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Memorial of St. Charles Borromeo, Bishop
He also said to his disciples, “There was a rich man and he had a steward who was denounced to him for being wasteful with his property. He called for the man and said, ‘What is this I hear about you? Draw me up an account of your stewardship because you are not to be my steward any longer.’ Then the steward said to himself, ‘Now that my master is taking the stewardship from me, what am I to do? Dig? I am not strong enough. Go begging? I should be too ashamed. Ah, I know what I will do to make sure that when I am dismissed from office there will be some to welcome me into their homes.’ Then he called his master’s debtors one by one. To the first he said, ‘How much do you owe my master?’ ‘One hundred measures of oil,’ he said. The steward said, ‘Here, take your bond; sit down and quickly write fifty.’ To another he said, ‘And you, sir, how much do you owe?’ ‘One hundred measures of wheat,’ he said. The steward said, ‘Here, take your bond and write eighty.’ The master praised the dishonest steward for his astuteness. For the children of this world are more astute in dealing with their own kind than are the children of light.”
Opening Prayer: Lord Jesus, grant that I may be a good steward of all you offer me.
- Giving an Account: This parable challenges us in many ways. First of all, it reminds us that we are to give an account of what we have been given. If we were to make a list of all that we received from the Lord, what would it contain? In what ways do we feel that we have made the most of what we have received for the building of the Kingdom of God and for his glory?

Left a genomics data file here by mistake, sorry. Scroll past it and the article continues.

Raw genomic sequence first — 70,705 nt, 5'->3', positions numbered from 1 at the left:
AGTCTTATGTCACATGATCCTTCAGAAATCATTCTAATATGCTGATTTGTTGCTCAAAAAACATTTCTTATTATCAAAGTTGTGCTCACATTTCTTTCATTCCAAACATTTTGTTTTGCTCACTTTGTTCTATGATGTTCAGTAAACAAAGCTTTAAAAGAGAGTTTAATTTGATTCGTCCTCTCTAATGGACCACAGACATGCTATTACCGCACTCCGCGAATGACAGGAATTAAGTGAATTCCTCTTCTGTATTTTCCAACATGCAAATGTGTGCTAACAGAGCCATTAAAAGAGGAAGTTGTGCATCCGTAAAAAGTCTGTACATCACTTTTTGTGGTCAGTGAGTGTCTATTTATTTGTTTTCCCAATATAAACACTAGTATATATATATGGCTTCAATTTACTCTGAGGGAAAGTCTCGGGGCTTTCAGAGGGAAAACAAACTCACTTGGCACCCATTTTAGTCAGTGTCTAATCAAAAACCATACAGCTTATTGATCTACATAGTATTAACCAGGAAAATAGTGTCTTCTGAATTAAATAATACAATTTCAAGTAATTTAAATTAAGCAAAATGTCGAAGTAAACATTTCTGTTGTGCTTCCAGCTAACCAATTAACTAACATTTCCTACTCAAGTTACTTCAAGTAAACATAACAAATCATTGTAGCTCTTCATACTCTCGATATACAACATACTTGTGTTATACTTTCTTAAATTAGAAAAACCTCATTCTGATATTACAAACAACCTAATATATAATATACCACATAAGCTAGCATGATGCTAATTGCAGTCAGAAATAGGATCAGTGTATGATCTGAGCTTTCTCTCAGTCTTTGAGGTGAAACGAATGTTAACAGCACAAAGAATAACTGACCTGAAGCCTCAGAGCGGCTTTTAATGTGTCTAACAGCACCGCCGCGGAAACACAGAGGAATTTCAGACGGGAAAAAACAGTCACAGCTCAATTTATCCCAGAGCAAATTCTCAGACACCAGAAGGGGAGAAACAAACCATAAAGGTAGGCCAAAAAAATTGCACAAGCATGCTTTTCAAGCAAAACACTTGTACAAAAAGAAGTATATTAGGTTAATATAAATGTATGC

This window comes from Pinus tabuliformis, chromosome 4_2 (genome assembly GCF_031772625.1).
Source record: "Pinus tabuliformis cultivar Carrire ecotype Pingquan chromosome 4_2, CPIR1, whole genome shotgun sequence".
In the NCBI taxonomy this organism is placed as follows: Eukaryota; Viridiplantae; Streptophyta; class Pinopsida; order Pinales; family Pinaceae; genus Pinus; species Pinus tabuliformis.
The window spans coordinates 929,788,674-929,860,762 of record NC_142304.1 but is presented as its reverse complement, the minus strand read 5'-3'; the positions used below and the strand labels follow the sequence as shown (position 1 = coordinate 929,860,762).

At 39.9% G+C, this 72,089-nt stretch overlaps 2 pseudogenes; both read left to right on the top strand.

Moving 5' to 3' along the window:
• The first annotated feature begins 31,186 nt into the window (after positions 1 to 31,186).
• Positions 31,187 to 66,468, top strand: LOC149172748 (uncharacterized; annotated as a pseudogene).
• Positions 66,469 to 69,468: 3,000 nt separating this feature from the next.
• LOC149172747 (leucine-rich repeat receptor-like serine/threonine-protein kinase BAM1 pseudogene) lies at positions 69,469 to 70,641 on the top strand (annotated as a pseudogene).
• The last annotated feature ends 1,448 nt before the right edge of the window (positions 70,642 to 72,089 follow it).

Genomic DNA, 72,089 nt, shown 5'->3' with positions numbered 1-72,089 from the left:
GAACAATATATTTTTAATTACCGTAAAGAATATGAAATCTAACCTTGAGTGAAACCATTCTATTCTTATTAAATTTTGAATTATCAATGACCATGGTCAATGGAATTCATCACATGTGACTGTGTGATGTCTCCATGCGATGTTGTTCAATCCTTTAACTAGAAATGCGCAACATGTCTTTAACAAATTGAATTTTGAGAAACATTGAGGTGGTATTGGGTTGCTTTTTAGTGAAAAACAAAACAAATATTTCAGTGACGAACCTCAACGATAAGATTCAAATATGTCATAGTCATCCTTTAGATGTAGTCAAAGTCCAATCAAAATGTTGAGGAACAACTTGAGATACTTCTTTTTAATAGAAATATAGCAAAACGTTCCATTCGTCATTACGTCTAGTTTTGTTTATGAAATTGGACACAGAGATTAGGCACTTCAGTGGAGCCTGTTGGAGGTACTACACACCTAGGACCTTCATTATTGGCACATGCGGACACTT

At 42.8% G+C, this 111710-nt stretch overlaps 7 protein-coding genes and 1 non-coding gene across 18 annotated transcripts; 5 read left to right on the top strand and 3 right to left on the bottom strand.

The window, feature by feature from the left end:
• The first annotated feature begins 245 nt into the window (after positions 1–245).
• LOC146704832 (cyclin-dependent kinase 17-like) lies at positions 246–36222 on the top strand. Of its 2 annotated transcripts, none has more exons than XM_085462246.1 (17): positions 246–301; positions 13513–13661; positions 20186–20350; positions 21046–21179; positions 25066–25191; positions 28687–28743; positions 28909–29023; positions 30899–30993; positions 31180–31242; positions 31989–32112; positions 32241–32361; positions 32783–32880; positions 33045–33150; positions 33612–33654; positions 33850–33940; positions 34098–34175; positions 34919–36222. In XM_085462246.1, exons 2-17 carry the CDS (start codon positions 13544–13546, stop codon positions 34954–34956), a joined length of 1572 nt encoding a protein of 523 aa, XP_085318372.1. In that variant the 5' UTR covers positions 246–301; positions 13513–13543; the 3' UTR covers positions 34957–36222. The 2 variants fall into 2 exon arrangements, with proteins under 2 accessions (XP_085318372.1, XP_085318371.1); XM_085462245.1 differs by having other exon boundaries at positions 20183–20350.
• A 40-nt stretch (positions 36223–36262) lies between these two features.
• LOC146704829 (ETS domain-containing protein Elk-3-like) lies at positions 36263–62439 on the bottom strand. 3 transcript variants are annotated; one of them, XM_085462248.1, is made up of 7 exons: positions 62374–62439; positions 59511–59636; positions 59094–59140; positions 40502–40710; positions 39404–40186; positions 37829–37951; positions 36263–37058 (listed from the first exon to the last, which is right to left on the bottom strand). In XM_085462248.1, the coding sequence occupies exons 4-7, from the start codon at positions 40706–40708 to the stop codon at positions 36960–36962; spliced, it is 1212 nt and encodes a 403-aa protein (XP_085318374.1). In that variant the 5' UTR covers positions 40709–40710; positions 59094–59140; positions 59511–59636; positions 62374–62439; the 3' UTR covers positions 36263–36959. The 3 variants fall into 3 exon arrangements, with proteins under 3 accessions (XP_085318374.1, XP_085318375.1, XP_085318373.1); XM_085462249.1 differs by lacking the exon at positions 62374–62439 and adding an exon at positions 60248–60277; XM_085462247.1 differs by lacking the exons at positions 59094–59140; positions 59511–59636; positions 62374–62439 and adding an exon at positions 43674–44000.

- Astuteness: By the end of the parable, it appears as though the Lord is praising the children of the world. The steward was at least sagacious in preparing for his temporal future, looking out for future provisions. He was making use of a God-given gift, his intelligence. Despite the somewhat self-centered intention, he was astute. How often do we practice this virtue in light of our own stewardship?
- Children of the Light: Luke’s Gospel, accompanied by his Acts of the Apostles, portrays the Church as God’s saving instrument, particularly instrumental between the death of Christ and his second coming. The Church is a gift that her children are called to make the most of as its stewards. Are we astute in our use of this gift? Do we neglect the salvific means the Church offers us in its sacraments? Do we hijack it for our own moral purposes? Or do we strive to understand this gift and astutely strive to be children of light?
Conversing with Christ: Lord Jesus, how do you call me to be a steward of all your gifts, particularly that of the Church? Help me to see where my motives lie in my use of the gifts you offer me and help me to be astute.
Resolution: Lord, today by your grace I will listen to how you call me to be a steward in this world and in the Church.
For Further Reflection: Seven Themes of Catholic Social Teaching.
Jennifer Ristine is a consecrated woman of Regnum Christi dedicated to spiritual and faith formation through teaching, conferences, writing, and spiritual direction. While serving in Ancient Magdala she wrote Mary Magdalene: Insights from Ancient Magdala and “Nine Days with Mary Magdalene.”
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